Like the heart, surrounded by the pericardium, the lungs are likewise enclosed in a two piece membrane called the pleura lining. This is a thin membrane which lines the inside of the chest cavity and also covers the lungs. The two “pleural cavities” (one for each lung) are enclosed compartments, with normally only a film of lubricating fluid between the layer lining the chest (parietal pleura) and the layer covering the lungs (visceral pleura).
The “visceral” layer covering the lungs is continuous with the “parietal” layer that covers the inner surface of the chest cavity — like a balloon folded over on itself. The thin layer of fluid, which separates these two layers amounts to less than 10 ml (about 1/3 of an oz) total in the normal adult lungs. This fluid contains both mesothelial cells and a significant concentration of mucopolysaccharides, which acts as a lubricant for the smooth movement of the pleural layers against one another. The two layers continually tend to pull away from each other, because of the stretched elastic condition of the lungs — an important factor in the mechanics of breathing. If the chest wall is penetrated by a wound, air is readily sucked into the pleural cavity, separating the two pleural layers and collapsing the lung.
Air is conducted from the nose and mouth down into the lungs by the trachea (a tube made primarily of cartilage that serves only one purpose — to conduct air). At the bottom of the trachea, the passageway splits into two bronchial tubes called the mainstem bronchi — one heading into each lung. The mainstem bronchi then divide progressively into smaller and smaller segmented bronchi as they spread into the lungs. The bronchi are, like the trachea, are primarily composed of inflexible cartilage. Again, they are used for conduction of air only. At the lowest or smallest level, however, the bronchi change. The cartilage is mostly gone, and the composition is now mostly flexible muscle. These terminal bronchi are called bronchioles. As we saw with the cardiovascular system, the muscle tissue at this level allows the bronchioles to expand and contract — thus directing air flow to the different parts of the lung as needed. The whole system is known as the tracheal-bronchi tree — and it in fact looks like a tree if you turn it upside down, with the trachea serving as the trunk of the tree.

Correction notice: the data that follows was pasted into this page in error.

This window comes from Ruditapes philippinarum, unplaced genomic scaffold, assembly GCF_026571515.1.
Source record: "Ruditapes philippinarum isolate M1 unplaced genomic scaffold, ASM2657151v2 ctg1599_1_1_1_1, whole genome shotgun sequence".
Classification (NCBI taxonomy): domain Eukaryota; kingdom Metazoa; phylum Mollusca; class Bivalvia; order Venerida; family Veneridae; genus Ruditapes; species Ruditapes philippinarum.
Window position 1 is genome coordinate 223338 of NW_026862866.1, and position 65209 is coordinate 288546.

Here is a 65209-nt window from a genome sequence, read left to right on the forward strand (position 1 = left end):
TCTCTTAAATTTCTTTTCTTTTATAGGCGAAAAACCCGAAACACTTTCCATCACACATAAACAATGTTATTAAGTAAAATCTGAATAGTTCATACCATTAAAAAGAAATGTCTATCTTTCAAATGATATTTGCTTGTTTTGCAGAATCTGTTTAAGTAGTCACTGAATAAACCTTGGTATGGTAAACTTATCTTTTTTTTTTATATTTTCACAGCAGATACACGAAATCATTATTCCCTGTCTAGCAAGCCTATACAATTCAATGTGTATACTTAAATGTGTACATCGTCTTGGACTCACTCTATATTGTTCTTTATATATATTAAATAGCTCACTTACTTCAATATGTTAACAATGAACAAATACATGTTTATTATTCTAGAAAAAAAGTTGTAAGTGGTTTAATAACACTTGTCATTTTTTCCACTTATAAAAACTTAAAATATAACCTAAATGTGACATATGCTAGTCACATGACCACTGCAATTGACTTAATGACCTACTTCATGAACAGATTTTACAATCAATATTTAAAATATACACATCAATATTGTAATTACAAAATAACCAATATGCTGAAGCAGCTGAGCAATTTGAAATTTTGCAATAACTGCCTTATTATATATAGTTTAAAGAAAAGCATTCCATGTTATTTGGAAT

Note: the muscle tissue at the level of the bronchioles can sometimes present a problem. In some cases, this tissue is extremely sensitive and hyper responsive to allergens. In those cases, the muscle can lock the bronchiole in a closed state. At that point air can still be forced past the bronchiole into the alveolar sacs, but because of the constriction, it cannot leave — which makes breathing extremely difficult. This condition is known as asthma. (More on this later in the series.) Incidentally, the wheezing that asthmatics experience is merely the sound of air trying to rush through the constricted tubing.